Digital Setting Circles for Amateur Telescopes

The why, how, and what of computer aided observing.
by Larry Bogan

Finding An Object in the Sky with No Setting Circles.
The 'traditional' and most enjoyable method of finding an object in the telescope requires learning the sky. Example: The Saturn Nebula in Aquila, NGC7009
Hubble Image

  1. Locate the constellation and the general position of the object in the current night sky.
    Use a Large Scale Finder Chart showing constellations and object location relative to the horizon.
  2. Learn the star pattern around the object required to find it in the finder or binoculars
    Use a Smaller Scale Finder Chart showing the star patterns in a region about 5 degrees in diameter.
  3. Finally learn the location of the object within the small field of view of the telescope.
    This requires a Fine Scale Finder Chart if the object is dim and hidden among stars of similar brightness. That would not be necessary for the Saturn Nebula which is brighter than all the stars in the field of view of the telescope.
  4. If the object is to be imaged using a CCD camera an even a More Detailed Finder Chart is required.

Coordinate Systems and Setting Circles

6 pm 5 November

The positions of celestial objects are specified with celestial coordinates.

REVIEW of Celestial Coordinate System: To Illustrate the difficulties in using the Altitude-Azimuth system the following diagrams show the Horizon System position versus time and date. Position of the Saturn Nebula on:

To illustrate the difficulty of calculating the horizon position,
a page shows the details of the conversion between celestial and horizon coordinate systems

Advantages of Computer Aided Location of Celestial Objects.

A transducer must be used to send the angular position of the axes of the telescope to a computer. The computer then calculates the telescopes position relative to the sky (with input of latitude, longitude, and time). The most accurage transducer is an optical angular position encoder.

Encoders as angular position indicators

How Does It Work:?

Shown in the diagrams are the important parts of a typical optical encoder. A transparent disk with equally spaced dark radial marks is attached to the rotation axis. A fixed light (LED) sent through the series of dark stripes is sensed with a photodetector. The electrical output is high with light and low with no light. As the axis rotates the electrical signal will change in step movement of the movement of the stripes beneath the light sensor. Two light sensor set near each other provide information to determine the difference in rotation direction. These also create a method of quadrupling the resolution of the encoder.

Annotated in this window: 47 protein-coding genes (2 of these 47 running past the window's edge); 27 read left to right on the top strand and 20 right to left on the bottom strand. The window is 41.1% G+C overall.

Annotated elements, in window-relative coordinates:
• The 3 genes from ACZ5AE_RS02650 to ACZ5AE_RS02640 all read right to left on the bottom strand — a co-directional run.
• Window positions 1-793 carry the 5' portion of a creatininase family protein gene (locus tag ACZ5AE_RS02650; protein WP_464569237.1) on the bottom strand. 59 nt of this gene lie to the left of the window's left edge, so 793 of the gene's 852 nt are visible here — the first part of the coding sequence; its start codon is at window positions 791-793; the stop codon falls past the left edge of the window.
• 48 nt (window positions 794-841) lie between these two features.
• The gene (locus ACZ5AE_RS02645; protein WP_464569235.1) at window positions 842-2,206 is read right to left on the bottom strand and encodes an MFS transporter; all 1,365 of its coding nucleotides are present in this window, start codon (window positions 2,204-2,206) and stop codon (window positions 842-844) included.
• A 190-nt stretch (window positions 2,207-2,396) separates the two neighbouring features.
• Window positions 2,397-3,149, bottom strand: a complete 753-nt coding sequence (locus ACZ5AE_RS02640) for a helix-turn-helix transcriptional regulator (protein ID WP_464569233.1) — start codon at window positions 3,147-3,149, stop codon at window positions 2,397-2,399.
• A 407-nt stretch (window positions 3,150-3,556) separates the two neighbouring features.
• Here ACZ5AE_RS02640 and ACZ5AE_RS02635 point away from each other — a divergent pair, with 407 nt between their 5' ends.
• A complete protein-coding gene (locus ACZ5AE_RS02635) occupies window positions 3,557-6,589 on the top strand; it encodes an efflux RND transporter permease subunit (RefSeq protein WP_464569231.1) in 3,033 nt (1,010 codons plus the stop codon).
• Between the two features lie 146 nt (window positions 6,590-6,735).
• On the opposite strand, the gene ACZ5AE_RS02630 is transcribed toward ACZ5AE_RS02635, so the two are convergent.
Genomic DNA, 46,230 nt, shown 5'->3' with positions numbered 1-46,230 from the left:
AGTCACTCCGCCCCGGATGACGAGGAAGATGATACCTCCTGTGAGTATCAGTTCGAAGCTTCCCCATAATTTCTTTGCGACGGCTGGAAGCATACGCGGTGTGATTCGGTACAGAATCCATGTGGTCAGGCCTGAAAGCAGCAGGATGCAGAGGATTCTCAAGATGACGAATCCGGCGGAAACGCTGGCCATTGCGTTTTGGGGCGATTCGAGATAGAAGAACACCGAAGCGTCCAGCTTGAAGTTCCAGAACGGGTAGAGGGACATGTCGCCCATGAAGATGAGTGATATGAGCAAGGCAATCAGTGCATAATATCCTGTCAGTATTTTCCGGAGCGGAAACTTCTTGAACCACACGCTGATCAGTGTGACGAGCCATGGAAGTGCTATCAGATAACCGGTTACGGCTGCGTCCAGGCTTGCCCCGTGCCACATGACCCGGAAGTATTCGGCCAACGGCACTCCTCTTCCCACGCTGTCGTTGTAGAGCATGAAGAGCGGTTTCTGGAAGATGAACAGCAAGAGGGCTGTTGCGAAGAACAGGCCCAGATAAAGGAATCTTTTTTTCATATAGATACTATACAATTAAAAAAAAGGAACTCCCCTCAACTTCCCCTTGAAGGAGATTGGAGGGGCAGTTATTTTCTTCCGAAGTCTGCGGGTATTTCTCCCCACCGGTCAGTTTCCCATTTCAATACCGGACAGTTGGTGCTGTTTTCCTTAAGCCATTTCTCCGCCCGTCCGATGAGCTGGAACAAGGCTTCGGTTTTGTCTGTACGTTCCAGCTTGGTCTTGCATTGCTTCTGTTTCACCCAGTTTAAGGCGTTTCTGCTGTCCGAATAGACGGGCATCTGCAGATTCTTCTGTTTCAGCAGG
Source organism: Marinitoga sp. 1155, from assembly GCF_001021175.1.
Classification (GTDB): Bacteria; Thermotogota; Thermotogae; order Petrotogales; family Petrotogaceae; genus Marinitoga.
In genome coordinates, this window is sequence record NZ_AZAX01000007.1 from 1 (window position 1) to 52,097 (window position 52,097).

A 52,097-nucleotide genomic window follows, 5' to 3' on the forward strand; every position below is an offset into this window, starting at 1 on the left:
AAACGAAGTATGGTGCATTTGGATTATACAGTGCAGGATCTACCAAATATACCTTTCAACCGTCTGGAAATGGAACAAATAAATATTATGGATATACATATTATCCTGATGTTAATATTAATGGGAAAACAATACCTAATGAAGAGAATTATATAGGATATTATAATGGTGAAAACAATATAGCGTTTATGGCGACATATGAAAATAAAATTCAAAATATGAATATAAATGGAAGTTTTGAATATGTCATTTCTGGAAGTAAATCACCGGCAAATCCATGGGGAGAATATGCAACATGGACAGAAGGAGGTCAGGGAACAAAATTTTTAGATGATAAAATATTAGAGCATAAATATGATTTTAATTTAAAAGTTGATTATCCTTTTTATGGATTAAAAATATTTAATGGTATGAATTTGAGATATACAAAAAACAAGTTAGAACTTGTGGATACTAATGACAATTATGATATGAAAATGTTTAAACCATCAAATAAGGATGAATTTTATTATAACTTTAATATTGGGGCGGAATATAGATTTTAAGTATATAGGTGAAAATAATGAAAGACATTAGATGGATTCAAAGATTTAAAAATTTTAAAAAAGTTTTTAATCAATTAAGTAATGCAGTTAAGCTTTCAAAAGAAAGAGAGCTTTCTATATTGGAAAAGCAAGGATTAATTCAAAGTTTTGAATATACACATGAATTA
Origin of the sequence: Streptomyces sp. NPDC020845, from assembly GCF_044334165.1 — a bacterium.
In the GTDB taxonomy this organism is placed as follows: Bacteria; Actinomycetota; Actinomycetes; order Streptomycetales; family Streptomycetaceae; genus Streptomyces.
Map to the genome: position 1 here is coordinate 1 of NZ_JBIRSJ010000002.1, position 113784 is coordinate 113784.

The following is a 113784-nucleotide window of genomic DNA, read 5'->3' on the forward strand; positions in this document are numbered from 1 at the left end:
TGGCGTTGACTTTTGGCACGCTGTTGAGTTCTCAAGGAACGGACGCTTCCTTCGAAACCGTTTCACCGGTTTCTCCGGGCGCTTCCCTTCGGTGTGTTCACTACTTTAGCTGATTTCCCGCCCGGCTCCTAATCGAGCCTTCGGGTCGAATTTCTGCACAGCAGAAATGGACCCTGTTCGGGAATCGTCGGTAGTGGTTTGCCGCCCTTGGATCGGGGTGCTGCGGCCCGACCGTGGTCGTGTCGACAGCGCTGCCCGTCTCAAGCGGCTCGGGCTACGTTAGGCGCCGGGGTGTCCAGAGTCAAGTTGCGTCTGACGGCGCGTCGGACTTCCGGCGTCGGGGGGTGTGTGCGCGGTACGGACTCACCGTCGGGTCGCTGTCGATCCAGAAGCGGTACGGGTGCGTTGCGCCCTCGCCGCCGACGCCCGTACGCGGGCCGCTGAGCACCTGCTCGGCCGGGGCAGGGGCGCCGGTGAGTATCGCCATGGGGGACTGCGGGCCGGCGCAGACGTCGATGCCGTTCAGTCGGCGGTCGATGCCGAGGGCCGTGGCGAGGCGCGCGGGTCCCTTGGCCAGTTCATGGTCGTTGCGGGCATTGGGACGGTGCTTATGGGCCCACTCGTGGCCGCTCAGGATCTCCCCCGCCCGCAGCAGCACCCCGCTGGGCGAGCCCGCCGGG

Incremental Encoder Electrical Output: - two channels A and B

360 deg/revolution

Resolutions: Incremental Encoders
Cycles/Revolution Resolution Max. Rotation
8000 Hz read
Max. Rotation
50,000 Hz read
1000 4000 5.4' arc 2 rev/s 12 rev/s
2000 8000 2.7' arc 1 rev/s 6 rev/s

Encoder Interface

A special interface is needed between the encoder and the computer. This has a microprocessor (computer) that

Operations of the Encoder Interface and Computer: (Interface has clock and microprocessor)

Commercial Computer Interfaces and/or Encoder Controllers

(only representative and not a complete list)

The Brooklyn Street Observatory Installed Ditial Setting Circles

An working system showing attachment of the encoders and wiring to the computer-encoder interface. A 33 cm Newtonian on Dobsonian mount using the Outranous interface (no longer available). Page of Details

Acadia University's Celestron 8 with Encoders and Computer Interface

An example of a telescope retrofit with encoders is the one shown below. It allows students not completely familiar with the sky to find celestial object to image with the CCD camera. The environment in which the telescope is used is light polluted which makes it all the more difficult to find celestial objects using the traditional star hopping using star patterns. The computer aided telescope is a big help in this environment.

A couple of Sky Programs that can talk to an encoder interface
L.Bogan Nov 2000